About PharmaCyte Biotech
PharmaCyte Biotech, Inc. (PharmaCyte) is a biotechnology company developing cellular therapies for cancer and diabetes based upon a proprietary cellulose-based live cell encapsulation technology known as “Cell-in-a-Box®.” This technology will be used as a platform upon which therapies for several types of cancer and diabetes are being developed. In addition, PharmaCyte is developing and preparing to obtain approval from the FDA to commercialize a COVID-19 diagnostic kit to meet a critical unmet medical need for such kits during the current pandemic.
PharmaCyte’s therapy for cancer involves encapsulating genetically engineered human cells that convert an inactive chemotherapy drug into its active or “cancer-killing” form. For pancreatic cancer, these encapsulated cells are implanted in the blood supply to the patient’s tumor as close as possible to the site of the tumor. Once implanted, a chemotherapy drug that is normally activated in the liver (ifosfamide) is given intravenously at one-third the normal dose. The ifosfamide is carried by the circulatory system to where the encapsulated cells have been implanted. When the ifosfamide flows through pores in the capsules, the live cells inside act as a “bio-artificial liver” and activate the chemotherapy drug at the site of the cancer. This “targeted chemotherapy” has proven effective and safe to use in past clinical trials and results in little to no treatment related side effects.
PharmaCyte’s therapy for Type 1 diabetes and insulin-dependent Type 2 diabetes involves encapsulating a human cell line that has been genetically engineered to produce and release insulin in response to the levels of blood sugar in the human body. PharmaCyte is developing the use of genetically modified liver cells and stem cells, as well as beta islet cells, to treat diabetes. The encapsulation will be done using the Cell-in-a-Box® technology. Once the encapsulated cells are implanted in a diabetic patient, they will function as a “bio-artificial pancreas” for purposes of insulin production.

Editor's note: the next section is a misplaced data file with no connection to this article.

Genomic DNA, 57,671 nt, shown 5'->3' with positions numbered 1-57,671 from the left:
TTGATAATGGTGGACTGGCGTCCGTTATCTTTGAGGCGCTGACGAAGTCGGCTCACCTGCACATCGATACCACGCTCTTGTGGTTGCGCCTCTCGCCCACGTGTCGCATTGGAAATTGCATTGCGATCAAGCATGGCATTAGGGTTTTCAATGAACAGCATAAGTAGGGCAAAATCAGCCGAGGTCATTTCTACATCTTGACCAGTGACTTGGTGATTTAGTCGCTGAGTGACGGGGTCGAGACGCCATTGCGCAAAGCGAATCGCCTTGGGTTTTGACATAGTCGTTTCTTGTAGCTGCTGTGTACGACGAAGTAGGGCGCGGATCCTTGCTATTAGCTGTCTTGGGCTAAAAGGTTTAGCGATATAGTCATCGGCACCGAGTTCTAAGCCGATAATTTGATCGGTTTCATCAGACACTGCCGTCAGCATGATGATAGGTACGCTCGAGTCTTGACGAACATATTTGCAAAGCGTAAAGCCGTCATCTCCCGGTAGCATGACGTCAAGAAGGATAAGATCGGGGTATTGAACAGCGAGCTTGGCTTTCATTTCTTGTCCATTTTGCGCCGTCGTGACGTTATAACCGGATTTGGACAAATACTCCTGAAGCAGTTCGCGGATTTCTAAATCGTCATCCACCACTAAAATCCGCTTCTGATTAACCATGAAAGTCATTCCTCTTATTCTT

This press release contains forward-looking statements, which are generally statements that are not historical facts. Forward-looking statements can be identified by the words “expects,” “anticipates,” “believes,” “intends,” “estimates,” “plans,” “will,” “outlook” and similar expressions. Forward-looking statements are based on management’s current plans, estimates, assumptions and projections, and speak only as of the date they are made. We undertake no obligation to update any forward-looking statement because of new information or future events, except as otherwise required by law. Forward-looking statements involve inherent risks and uncertainties, most of which are difficult to predict and are generally beyond our control. Actual results or outcomes may differ materially from those implied by the forward-looking statements due to the impact of numerous risk factors, many of which are discussed in more detail in our Annual Report on Form 10-K and our other reports filed with the Securities and Exchange Commission.
More information about PharmaCyte Biotech can be found at www.PharmaCyte.com. Information may also be obtained by contacting PharmaCyte’s Investor Relations Department.
Dr. Gerald W. Crabtree
PharmaCyte Biotech, Inc.
Investor Relations Department
Email: [email protected]